The improvements to my health as a result of a meat-only diet

  1. Within 48 hours, my constipation cleared itself up with almost daily, pain-free movements ever since (pain-free on “exit” – I still had pains in my gut just before a bowel movement)
  2. The pain in my colon has completely vanished
  3. My teeth have become squeaky clean and my morning breath is negligible (although since I’ve had braces put on they’ve really screwed with my mouth)
  4. Bar a couple of detox spots, my skin has become the softest, clearest and most full of colour that it’s ever been
  5. My energy levels have kept up without my iron supplement – I’m up by 5 or 6 am most days and very rarely feel groggy (unless I’ve been eating cheese, which really messes with me)
  6. My brain fog has lifted, my memory is sharper and I have a renewed enthusiasm for my work
  7. My PMS has greatly reduced – I haven’t noticed any sudden anger and my breasts haven’t been sore 2 cycles in a row
  8. I haven’t felt lightheaded from standing up since switching to this WOE
  9. There are zero bruises on my legs at the moment, which I’m hoping keeps up (I still bruise from impacts, like when I moved house recently. Don’t expect total miracles from this WOE)
  10. The last colonic I had was completely pain-free, and I’m hopeful that I won’t *need* any more treatments going forward (edit: 5 months on and I haven’t had any more colonics – if I start to feel constipated from eating too lean or from eating cheese, I simply stop eating the cheese and I eat fattier cuts of meat, works every time)

And this is all on top of the benefits I’d already been enjoying on the LCHF WOE:

  • No more fevers
  • No more migraines
  • No more UTIs
  • No more blocked nose or scratchy throat
  • No more leg cramps
  • No more rectal bleeding
  • My temperament has completely changed; I’m generally calmer and less emotional
  • My nails are now rock hard
  • No more tinnitus

Here’s how I eat every day:

  1. I only eat meat when I’m hungry; I eat until I’m full
  2. I eat whatever meat I want (mostly beef, pork and chicken) with maybe some butter or eggs
  3. I only drink water when I’m thirsty
  4. I don’t consume any plant foods
  5. I don’t take a single supplement

That’s it.

Edited to include problems/adaption symptoms

The first few days were weird because I didn’t know how much meat to make for myself, plus it felt really weird at first to eat that much meat and zero plants.

Everything tasted really metallic and at first I reacted to a few meats like I do to carbs, I guess because my body is/was so metabolically damaged.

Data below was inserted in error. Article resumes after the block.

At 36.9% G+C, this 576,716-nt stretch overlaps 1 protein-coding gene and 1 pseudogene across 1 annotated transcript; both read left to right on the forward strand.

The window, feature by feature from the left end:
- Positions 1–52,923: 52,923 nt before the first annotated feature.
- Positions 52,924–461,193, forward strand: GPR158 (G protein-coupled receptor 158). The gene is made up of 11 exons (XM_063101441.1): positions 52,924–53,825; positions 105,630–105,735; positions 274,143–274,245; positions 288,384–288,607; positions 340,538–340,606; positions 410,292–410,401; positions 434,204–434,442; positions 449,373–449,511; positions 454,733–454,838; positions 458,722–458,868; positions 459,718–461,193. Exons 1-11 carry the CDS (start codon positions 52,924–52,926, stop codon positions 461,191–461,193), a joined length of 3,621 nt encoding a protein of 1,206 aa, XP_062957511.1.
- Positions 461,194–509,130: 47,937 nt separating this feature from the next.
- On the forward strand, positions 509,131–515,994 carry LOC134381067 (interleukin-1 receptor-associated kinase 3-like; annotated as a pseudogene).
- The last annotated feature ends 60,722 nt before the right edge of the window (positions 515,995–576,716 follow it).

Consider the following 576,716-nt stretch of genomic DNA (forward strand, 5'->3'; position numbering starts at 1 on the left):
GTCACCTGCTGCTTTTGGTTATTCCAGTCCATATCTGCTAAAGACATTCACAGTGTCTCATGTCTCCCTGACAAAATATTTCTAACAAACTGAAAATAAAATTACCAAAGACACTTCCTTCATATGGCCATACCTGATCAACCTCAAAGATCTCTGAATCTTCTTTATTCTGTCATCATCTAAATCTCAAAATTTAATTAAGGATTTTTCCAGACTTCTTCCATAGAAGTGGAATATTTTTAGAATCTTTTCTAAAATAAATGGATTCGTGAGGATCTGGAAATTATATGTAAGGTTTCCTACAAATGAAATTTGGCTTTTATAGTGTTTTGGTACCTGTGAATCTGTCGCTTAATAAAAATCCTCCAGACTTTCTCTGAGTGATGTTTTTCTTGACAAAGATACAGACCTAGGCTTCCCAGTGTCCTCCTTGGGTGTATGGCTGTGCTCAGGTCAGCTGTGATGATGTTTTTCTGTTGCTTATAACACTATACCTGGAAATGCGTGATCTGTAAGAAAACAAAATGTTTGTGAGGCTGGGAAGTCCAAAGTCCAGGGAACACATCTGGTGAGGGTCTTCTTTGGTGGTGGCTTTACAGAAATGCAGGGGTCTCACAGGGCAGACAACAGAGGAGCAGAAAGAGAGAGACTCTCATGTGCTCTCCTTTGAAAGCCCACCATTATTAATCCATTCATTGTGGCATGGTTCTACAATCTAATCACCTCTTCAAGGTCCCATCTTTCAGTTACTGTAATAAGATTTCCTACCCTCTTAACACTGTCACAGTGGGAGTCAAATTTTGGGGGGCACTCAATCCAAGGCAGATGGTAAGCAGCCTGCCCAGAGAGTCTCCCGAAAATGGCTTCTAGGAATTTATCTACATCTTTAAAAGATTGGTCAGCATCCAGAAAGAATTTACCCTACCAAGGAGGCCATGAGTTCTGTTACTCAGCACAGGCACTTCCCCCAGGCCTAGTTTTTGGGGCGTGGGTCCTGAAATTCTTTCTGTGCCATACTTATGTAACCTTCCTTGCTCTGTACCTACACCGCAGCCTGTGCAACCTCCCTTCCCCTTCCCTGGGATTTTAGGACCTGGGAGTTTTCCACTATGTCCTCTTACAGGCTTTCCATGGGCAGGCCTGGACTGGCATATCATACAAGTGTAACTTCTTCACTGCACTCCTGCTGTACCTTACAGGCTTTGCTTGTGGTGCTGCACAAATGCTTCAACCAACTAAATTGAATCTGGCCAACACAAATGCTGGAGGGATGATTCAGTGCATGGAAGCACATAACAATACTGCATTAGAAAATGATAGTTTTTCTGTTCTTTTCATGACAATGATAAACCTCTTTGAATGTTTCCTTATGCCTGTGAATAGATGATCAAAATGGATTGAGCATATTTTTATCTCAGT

Fresh pork made me feel a bit hypo, but I eat bacon and sausage meat every day without any problem. Zero Carb Zen have their own page about pork if you’re interested. I don’t really enjoy the taste of fresh pork anyway, so although I’m sure my tolerance to it would have changed over time, I’m just not bothered about trying it again.

I had a few detox symptoms; I had the usual keto breath for a couple of weeks, which is really sweet-smelling; and (TMI) I either had some weird detox diarrhoea or a tummy bug recently, which was… weird… but not painful.

The keto flu was manageable for me; I lacked energy after the first 10 days of ZC and this lasted a few months until I started eating more around the 4.5-month mark, but it’s not as if I couldn’t get out of bed.

The hardest part was when I lost my appetite and got an aversion to eating meat, which is completely normal – I just waited until I was starving hungry and then forced myself to eat meat. Mind over matter and all that.

I got a tiny keto rash for a grand total of one evening. So, maybe that was just from taking too hot a bath 😉

I also thought at one point that I was going to get thrush. Something something Candida die-off maybe, I dunno. I was itching like hell, but it disappeared after a couple of days.

The only thing I craved this time was gin and tonic – which is weird because I only drink a couple of times a year – so I bought a case of fizzy water to get me through those days.

It took around 50 days for my gut to really adjust – as in, I didn’t have any IBS flares, bloating or general cramping, but I did still get a slight cramping pain in my lower gut just before a bowel movement, and my bowel movements themselves could be really loose a lot of the time.